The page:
Saturday, August 22nd 2015, during the Tokyo Ham Fair 2015, Icom revealed their first Software Defined Radio (SDR) HF transceiver, the IC-7300, sporting HF+6m+4m coverage, 100W, touchscreen TFT display and an internal antenna tuner. More than 12 years after the SDR technology became comercially available for amateur radio and after dozens of smaller companies have used it successfully in their products – some of wich are now at the third generation SDR products, one of “the big three” amateur radio equipment manufacturers finally decided to move their technology to the 21st century, too.
Although details are scarce and most of them are in japanese, we know the internal architecture of the Icom IC-7300 is a direct sampling Software Defined Radio that uses a 124MHz ADC – Icom hasn’t yet decided on the exact ADC model for mass production. No details about dynamic range, noise floor, other ADC, FPGA or DSP specs, so for now it’s hard to speculate about the performance.
Phase noise looks considerably better in the IC-7300 than on the IC-7200, wich is really no wonder.
The IC-7300 is a medium sized-radio (240x238x95), in the Yaesu FT-991 class as far as size and weight goes, and Icom tries to advertise it as a field radio. Yes it has an internal antenna tuner and doesn’t take much space in your car’s trunk while travelling, but I keep wondering what were both Yaesu and Icom thinking when they put touchscreen controls on field radios: rain, dirt, grease, wet or dirty hands, gloves etc – all those make the touchscreen hard/impossible to use.
The Icom IC-7300‘s display is a quality 4.3″ TFT – and that is indeed necessary since it’s an SDR and you have the benefit of a large spectrum display. I can’t read even one line in japanese, but I’m guessing here they say it can show a bandwidth up to 1MHz and the scope range is 80dB:
Looks an interesting radio at the right price. Pity no 2m or 70cm. I hope they sell the 10W version in Europe.
An 124Mhz ADC can't direct sample at 144MHz (or 430Mhz), you need downconversion for that, wich adds distorsion/noise/limitation/mixing products and pretty much defeats the purpose of the whole direct sampling idea. On the other hand, on 2m/70cm you don't need the performance of a HF radio (great dynamic range, good filters and audio processing), so it would be a high-effort/low-impact kind of thing to add those to a radio like this one. Plus, separate power amplifier, extra antenna connector, CTCSS/DCS/repeater support etc would increase the price too much for my liking.
I would be surprised if it didn't already have CTCSS/DCS/repeater support anyway since they are used at 10m & 6m already.
You can sample 2m band using 2nd Nyquist zone. All you need to do is to filter out the band, so the entire signal fits in the fs/2 – fs region. The same applies to 70cm band, just for higher order Nyquist zone. The only other requirement is to have analog ADC frontend bandwidth wide enough to pass the frequencies of interest.
Downconversion to baseband will be done as a side effect of sampling in the ADC.
Actually the 2m band falls into the 3rd Nyquist zone of a 124MHz ADC, but you are right, it is possible. Performance is nevertheless degraded when sampling over the Nyquist frequency and jitter, ADC input bandwidth, etc start playing a more important role, so I see most manufacturers steer clear of it. Plus, you still need a high-performance DAC to generate the transmit signal.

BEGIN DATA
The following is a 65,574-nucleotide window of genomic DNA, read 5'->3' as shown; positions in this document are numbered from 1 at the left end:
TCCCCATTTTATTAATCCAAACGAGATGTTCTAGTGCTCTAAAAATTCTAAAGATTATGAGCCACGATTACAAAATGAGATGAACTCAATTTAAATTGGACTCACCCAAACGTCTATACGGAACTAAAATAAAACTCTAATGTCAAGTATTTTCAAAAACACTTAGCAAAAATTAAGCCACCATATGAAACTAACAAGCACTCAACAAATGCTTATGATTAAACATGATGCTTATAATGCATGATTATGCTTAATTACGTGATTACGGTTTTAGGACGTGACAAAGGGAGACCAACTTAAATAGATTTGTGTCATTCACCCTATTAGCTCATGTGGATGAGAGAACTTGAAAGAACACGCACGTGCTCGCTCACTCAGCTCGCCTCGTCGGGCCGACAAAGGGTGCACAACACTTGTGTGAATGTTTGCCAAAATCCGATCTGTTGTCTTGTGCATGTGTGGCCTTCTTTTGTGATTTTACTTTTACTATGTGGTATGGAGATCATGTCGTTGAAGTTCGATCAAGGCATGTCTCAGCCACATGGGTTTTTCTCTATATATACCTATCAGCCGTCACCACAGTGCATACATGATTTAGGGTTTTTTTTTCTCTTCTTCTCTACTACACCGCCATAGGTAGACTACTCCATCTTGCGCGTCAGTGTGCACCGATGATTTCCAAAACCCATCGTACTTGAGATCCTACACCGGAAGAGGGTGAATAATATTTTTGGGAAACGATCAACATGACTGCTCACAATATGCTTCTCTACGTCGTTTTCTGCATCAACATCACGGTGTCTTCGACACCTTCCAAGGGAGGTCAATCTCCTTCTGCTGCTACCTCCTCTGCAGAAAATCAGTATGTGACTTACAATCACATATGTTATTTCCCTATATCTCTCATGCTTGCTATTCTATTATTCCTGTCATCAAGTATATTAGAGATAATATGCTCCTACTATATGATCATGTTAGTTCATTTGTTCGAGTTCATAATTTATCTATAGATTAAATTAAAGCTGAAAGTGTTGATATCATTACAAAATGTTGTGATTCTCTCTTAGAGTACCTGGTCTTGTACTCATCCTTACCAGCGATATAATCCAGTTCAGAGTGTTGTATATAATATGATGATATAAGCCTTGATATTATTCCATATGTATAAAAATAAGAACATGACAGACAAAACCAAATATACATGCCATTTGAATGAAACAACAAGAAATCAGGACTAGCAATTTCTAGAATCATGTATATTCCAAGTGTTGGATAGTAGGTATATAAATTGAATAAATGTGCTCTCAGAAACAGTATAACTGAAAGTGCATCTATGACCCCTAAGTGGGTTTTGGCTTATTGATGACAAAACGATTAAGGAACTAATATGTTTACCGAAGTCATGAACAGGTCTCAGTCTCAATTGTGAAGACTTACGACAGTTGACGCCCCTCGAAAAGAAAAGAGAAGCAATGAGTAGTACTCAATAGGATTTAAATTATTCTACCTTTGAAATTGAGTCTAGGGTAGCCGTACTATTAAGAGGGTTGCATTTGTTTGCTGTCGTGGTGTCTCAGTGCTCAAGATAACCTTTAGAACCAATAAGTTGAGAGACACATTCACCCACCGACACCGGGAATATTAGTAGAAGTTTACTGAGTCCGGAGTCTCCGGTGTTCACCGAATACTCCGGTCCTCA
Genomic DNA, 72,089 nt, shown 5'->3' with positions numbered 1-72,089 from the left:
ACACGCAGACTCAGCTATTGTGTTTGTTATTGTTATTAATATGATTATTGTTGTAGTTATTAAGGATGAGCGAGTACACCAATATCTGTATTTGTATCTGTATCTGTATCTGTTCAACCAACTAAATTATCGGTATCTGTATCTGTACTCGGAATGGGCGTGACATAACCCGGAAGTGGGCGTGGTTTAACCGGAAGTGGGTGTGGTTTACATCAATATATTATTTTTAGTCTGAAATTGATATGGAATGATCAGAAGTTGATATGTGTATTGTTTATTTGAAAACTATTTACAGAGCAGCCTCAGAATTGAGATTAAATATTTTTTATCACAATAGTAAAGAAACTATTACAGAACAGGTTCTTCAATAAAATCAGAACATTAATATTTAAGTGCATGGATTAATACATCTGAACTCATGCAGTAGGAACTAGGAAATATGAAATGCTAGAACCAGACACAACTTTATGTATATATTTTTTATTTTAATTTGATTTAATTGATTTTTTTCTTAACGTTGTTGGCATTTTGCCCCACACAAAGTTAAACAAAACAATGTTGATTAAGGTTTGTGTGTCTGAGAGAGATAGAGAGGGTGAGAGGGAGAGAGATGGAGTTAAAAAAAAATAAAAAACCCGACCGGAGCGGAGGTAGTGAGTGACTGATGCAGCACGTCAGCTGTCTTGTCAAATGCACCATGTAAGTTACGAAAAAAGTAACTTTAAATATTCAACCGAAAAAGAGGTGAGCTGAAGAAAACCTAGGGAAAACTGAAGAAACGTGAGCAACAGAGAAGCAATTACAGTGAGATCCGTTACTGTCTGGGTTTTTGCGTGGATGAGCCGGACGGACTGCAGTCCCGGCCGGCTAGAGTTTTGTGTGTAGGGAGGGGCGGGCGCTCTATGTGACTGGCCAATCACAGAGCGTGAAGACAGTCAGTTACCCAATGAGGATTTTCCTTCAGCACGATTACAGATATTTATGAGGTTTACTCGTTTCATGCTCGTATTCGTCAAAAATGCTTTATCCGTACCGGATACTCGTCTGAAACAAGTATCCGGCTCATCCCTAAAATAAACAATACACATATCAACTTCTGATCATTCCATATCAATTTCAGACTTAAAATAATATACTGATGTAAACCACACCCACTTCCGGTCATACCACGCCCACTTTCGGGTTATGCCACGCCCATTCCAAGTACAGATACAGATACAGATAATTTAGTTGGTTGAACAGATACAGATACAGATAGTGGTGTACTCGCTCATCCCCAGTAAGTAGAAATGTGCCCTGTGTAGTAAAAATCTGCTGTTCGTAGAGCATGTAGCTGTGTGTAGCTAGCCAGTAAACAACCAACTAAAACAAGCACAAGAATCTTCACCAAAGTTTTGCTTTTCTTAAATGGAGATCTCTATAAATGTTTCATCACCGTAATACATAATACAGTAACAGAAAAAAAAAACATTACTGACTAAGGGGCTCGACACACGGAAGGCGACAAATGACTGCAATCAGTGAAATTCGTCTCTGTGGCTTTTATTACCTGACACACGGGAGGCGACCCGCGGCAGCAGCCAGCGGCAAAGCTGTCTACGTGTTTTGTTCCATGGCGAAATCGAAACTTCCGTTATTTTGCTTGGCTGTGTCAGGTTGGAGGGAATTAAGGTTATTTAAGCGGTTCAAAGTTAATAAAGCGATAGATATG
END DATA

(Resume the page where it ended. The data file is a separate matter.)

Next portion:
Awesome. New ham operator.
It is not true… We need for contesting on 2m and 70cm same performance as on HF! (great dynamic range, good filters and audio processing)
Sampling in upper Nyquist bands is fairly common these days and modern ADCs are designed with this in mind. It does amplify phase jitter, but this can be overcome by using cleaner clocks.
I am very concerned with the direct sampling method used in this radio. In a standard radio design, you have a mixer with a really large dynamic range mix to an IF, and then a very narrow IF filter limits the signal to a small band width, then an AGC circuit and the ADC. When receiving a weak signal with a strong signal near by, the IF filter knocks out the strong signal and the AGC cranks up the gain on the weak signal so that the weak signal uses all the ADC dynamic range.
With a direct conversion radio, you have only the front end filter which has to change frequency. These filters are, by nessesity, very wide band. The strong signal and weak signal both make it to the ADC at the same time, so the AGC has to be set for the strong signal to prevent distortion in the ADC. This means only a small portion of the dynamic range of the ADC is used for the weak signal.
For this reason I suspect this radio will do very poorly at receiving weak signals in a congested area. A signal 200khz or even 1Mhz away will dramatically reduce your reception quality.
The AGC is done in software and only applies to the currently demodulated signal; signals outside your current filter setting (for example 2.4KHz for SSB) do not reduce gain. The modern ADC's dynamic range is usually 100dB or so (after oversampling) and they can handle a few volts of input signal before they reach their limit, so there is very little chance that large signals create distorsion at the ADC input.